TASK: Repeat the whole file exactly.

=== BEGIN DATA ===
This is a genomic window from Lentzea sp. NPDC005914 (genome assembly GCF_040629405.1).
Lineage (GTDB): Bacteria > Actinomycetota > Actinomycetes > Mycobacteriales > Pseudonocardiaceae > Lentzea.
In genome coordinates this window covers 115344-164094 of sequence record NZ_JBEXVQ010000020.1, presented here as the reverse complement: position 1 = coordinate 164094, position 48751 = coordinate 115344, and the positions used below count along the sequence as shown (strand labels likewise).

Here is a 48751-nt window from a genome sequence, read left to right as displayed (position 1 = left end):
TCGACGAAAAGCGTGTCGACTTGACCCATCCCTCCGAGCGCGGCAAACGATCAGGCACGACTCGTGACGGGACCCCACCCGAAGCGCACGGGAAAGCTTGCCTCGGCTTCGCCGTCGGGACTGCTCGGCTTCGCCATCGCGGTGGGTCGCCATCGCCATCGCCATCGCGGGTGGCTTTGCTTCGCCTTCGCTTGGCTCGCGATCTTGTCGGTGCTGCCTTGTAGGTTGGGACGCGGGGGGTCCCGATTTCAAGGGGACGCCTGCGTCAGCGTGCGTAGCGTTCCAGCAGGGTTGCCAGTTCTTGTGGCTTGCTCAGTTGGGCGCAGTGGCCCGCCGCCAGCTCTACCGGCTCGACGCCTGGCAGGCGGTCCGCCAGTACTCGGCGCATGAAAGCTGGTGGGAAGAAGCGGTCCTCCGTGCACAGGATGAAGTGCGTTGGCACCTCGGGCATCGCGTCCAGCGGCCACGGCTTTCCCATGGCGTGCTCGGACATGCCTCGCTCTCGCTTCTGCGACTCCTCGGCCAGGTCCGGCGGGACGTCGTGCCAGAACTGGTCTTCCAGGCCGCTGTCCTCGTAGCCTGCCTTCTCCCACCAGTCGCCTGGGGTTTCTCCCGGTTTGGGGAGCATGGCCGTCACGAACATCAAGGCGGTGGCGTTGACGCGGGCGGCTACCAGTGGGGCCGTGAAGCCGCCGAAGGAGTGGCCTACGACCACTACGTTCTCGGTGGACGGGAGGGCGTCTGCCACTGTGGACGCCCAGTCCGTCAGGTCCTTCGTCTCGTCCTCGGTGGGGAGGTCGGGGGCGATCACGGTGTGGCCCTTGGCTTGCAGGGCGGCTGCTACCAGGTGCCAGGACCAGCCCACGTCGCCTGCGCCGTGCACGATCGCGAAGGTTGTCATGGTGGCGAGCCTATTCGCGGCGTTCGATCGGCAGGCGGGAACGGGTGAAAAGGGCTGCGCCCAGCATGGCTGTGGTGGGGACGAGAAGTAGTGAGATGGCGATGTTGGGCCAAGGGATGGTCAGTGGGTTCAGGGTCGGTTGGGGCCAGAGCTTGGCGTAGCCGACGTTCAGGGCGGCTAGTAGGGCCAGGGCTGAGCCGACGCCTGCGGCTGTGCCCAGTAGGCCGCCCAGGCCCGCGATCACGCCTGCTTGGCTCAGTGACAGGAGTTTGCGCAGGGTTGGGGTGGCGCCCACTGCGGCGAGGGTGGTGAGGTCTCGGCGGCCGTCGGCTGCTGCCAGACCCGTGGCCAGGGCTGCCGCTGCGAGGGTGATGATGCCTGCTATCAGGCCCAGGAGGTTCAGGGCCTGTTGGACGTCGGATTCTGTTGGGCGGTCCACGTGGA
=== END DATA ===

This is a genomic window from Lentzea sp. NPDC005914 (genome assembly GCF_040629405.1).
Lineage (GTDB): Bacteria > Actinomycetota > Actinomycetes > Mycobacteriales > Pseudonocardiaceae > Lentzea.
In genome coordinates this window covers 115344-164094 of sequence record NZ_JBEXVQ010000020.1, presented here as the reverse complement: position 1 = coordinate 164094, position 48751 = coordinate 115344, and the positions used below count along the sequence as shown (strand labels likewise).

Here is a 48751-nt window from a genome sequence, read left to right as displayed (position 1 = left end):
TCGACGAAAAGCGTGTCGACTTGACCCATCCCTCCGAGCGCGGCAAACGATCAGGCACGACTCGTGACGGGACCCCACCCGAAGCGCACGGGAAAGCTTGCCTCGGCTTCGCCGTCGGGACTGCTCGGCTTCGCCATCGCGGTGGGTCGCCATCGCCATCGCCATCGCGGGTGGCTTTGCTTCGCCTTCGCTTGGCTCGCGATCTTGTCGGTGCTGCCTTGTAGGTTGGGACGCGGGGGGTCCCGATTTCAAGGGGACGCCTGCGTCAGCGTGCGTAGCGTTCCAGCAGGGTTGCCAGTTCTTGTGGCTTGCTCAGTTGGGCGCAGTGGCCCGCCGCCAGCTCTACCGGCTCGACGCCTGGCAGGCGGTCCGCCAGTACTCGGCGCATGAAAGCTGGTGGGAAGAAGCGGTCCTCCGTGCACAGGATGAAGTGCGTTGGCACCTCGGGCATCGCGTCCAGCGGCCACGGCTTTCCCATGGCGTGCTCGGACATGCCTCGCTCTCGCTTCTGCGACTCCTCGGCCAGGTCCGGCGGGACGTCGTGCCAGAACTGGTCTTCCAGGCCGCTGTCCTCGTAGCCTGCCTTCTCCCACCAGTCGCCTGGGGTTTCTCCCGGTTTGGGGAGCATGGCCGTCACGAACATCAAGGCGGTGGCGTTGACGCGGGCGGCTACCAGTGGGGCCGTGAAGCCGCCGAAGGAGTGGCCTACGACCACTACGTTCTCGGTGGACGGGAGGGCGTCTGCCACTGTGGACGCCCAGTCCGTCAGGTCCTTCGTCTCGTCCTCGGTGGGGAGGTCGGGGGCGATCACGGTGTGGCCCTTGGCTTGCAGGGCGGCTGCTACCAGGTGCCAGGACCAGCCCACGTCGCCTGCGCCGTGCACGATCGCGAAGGTTGTCATGGTGGCGAGCCTATTCGCGGCGTTCGATCGGCAGGCGGGAACGGGTGAAAAGGGCTGCGCCCAGCATGGCTGTGGTGGGGACGAGAAGTAGTGAGATGGCGATGTTGGGCCAAGGGATGGTCAGTGGGTTCAGGGTCGGTTGGGGCCAGAGCTTGGCGTAGCCGACGTTCAGGGCGGCTAGTAGGGCCAGGGCTGAGCCGACGCCTGCGGCTGTGCCCAGTAGGCCGCCCAGGCCCGCGATCACGCCTGCTTGGCTCAGTGACAGGAGTTTGCGCAGGGTTGGGGTGGCGCCCACTGCGGCGAGGGTGGTGAGGTCTCGGCGGCCGTCGGCTGCTGCCAGACCCGTGGCCAGGGCTGCCGCTGCGAGGGTGATGATGCCTGCTATCAGGCCCAGGAGGTTCAGGGCCTGTTGGACGTCGGATTCTGTTGGGCGGTCCACGTGGA